Seems like that now I'm over 20+ years in the biz, practicing my craft is even more important to me than ever before. I've tried many other things, music, science, etc. Cooking food is what I 'm best at; even though those two disciplines have a way of running through my mind when creating new dishes.
Not to be out done, it seems the cataloging ideas and dishes have become an equally important part of cooking. Its amazing when people come up to me and say, "remember when you cooked this or that?!?!" As dad would snarky, I would forget my head if it wasn't screwed on...
So with the wine dinner, I really wanted to look at the dishes far in advance of the dinner from the perspective of sight and texture and how that pertains to the overall success of the meal. It wasn't to long ago that 15-20 courses was the rule of thumb in the restaurant. (Ahhhhh 1 day soon I will return to that style of cooking :-)))) ); but how do you get people's attention in 5 or even 1?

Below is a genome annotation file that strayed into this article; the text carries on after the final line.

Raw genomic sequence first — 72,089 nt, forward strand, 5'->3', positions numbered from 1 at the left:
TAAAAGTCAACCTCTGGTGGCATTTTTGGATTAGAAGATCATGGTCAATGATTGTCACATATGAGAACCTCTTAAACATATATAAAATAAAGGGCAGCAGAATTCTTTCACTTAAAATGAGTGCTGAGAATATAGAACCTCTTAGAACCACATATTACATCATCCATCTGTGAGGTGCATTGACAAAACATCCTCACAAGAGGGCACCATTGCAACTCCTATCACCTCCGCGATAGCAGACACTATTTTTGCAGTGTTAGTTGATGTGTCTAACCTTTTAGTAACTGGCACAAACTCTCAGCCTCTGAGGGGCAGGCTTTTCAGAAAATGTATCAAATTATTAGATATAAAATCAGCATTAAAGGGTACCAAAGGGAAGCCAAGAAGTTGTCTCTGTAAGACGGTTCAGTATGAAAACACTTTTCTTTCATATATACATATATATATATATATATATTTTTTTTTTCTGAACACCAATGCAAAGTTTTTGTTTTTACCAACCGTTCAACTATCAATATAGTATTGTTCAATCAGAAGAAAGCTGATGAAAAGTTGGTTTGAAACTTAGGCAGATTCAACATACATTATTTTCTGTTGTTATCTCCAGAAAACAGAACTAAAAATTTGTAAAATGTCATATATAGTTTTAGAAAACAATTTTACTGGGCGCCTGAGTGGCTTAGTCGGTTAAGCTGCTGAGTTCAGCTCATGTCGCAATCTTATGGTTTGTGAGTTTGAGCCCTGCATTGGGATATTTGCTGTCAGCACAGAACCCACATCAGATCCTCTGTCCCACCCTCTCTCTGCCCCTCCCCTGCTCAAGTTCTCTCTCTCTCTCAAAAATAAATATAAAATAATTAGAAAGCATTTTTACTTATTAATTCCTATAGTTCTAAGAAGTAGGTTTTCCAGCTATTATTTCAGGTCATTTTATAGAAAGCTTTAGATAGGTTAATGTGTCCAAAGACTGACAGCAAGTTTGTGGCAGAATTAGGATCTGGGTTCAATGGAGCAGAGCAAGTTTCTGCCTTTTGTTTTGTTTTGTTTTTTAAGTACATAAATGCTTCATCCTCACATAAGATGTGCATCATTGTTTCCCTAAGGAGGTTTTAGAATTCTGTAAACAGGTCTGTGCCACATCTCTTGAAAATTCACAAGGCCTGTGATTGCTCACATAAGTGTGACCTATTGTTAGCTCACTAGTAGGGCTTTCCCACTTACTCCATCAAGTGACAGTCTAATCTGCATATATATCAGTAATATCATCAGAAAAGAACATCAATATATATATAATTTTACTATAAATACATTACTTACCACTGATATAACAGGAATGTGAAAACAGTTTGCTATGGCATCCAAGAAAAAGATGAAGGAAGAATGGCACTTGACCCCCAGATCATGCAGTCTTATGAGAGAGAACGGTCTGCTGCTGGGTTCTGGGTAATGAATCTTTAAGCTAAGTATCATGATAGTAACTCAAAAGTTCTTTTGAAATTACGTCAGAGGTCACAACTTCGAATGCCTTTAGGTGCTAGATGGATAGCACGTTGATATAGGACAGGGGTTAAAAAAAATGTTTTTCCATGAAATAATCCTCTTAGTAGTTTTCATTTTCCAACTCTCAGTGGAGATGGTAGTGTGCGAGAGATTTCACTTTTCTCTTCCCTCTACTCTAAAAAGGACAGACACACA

With the dinner being in the early part of the fall, I really focused on the colors of the season and texture with this dish. Though it's the 2nd course, it is actually the 1st plated course. Always with the 1st plated course, you are truly representing your ideas about the meal and are setting the tone for the entire evening. If it is a fail, you can assure that the evening will be unsuccessful. Without a doubt, practice, practice, practice.
As in previous blog post, texture is a big part of my cuisine. Fried chicken cant be soggy, biscuits can't be rock hard. You get the drift. When smoking the apples for the dish, cold smoking is the only alternative to ensuring that the apple still has the crunch associated with fresh apples. It is very important that the crunch cuts the creamy qualities of the grits and butternut squash puree.
With the 1st look, I think the dish is about 95% complete. Tweek, here or there...
Certainly I hope to see you soon and at the dinner!
7pm Thursday September 19th, 2013
The Shed @ Glenwood